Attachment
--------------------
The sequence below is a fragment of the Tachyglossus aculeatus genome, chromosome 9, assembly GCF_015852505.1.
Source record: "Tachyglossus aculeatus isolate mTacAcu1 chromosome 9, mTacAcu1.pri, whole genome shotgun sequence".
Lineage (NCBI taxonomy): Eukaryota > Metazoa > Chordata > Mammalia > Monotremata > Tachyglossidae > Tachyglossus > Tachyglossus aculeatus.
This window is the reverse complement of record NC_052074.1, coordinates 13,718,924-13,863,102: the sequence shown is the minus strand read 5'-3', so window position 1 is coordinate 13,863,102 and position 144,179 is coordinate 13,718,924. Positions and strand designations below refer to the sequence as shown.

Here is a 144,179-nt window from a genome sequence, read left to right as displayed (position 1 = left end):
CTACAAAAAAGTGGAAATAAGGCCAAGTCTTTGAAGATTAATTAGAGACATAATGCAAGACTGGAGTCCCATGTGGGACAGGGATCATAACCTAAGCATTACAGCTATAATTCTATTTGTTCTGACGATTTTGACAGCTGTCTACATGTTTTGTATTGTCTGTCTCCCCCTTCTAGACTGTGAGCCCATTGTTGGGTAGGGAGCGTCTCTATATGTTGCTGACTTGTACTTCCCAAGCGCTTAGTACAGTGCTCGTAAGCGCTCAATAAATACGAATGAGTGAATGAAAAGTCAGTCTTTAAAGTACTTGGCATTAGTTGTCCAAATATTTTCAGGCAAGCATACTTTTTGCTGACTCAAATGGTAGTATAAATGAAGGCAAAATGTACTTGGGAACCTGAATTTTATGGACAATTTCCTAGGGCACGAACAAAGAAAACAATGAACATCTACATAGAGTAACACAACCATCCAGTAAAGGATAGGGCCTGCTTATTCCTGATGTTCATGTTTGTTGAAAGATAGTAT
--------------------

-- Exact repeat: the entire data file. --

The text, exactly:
The sequence below is a fragment of the Tachyglossus aculeatus genome, chromosome 9, assembly GCF_015852505.1.
Source record: "Tachyglossus aculeatus isolate mTacAcu1 chromosome 9, mTacAcu1.pri, whole genome shotgun sequence".
Lineage (NCBI taxonomy): Eukaryota > Metazoa > Chordata > Mammalia > Monotremata > Tachyglossidae > Tachyglossus > Tachyglossus aculeatus.
This window is the reverse complement of record NC_052074.1, coordinates 13,718,924-13,863,102: the sequence shown is the minus strand read 5'-3', so window position 1 is coordinate 13,863,102 and position 144,179 is coordinate 13,718,924. Positions and strand designations below refer to the sequence as shown.

Here is a 144,179-nt window from a genome sequence, read left to right as displayed (position 1 = left end):
CTACAAAAAAGTGGAAATAAGGCCAAGTCTTTGAAGATTAATTAGAGACATAATGCAAGACTGGAGTCCCATGTGGGACAGGGATCATAACCTAAGCATTACAGCTATAATTCTATTTGTTCTGACGATTTTGACAGCTGTCTACATGTTTTGTATTGTCTGTCTCCCCCTTCTAGACTGTGAGCCCATTGTTGGGTAGGGAGCGTCTCTATATGTTGCTGACTTGTACTTCCCAAGCGCTTAGTACAGTGCTCGTAAGCGCTCAATAAATACGAATGAGTGAATGAAAAGTCAGTCTTTAAAGTACTTGGCATTAGTTGTCCAAATATTTTCAGGCAAGCATACTTTTTGCTGACTCAAATGGTAGTATAAATGAAGGCAAAATGTACTTGGGAACCTGAATTTTATGGACAATTTCCTAGGGCACGAACAAAGAAAACAATGAACATCTACATAGAGTAACACAACCATCCAGTAAAGGATAGGGCCTGCTTATTCCTGATGTTCATGTTTGTTGAAAGATAGTAT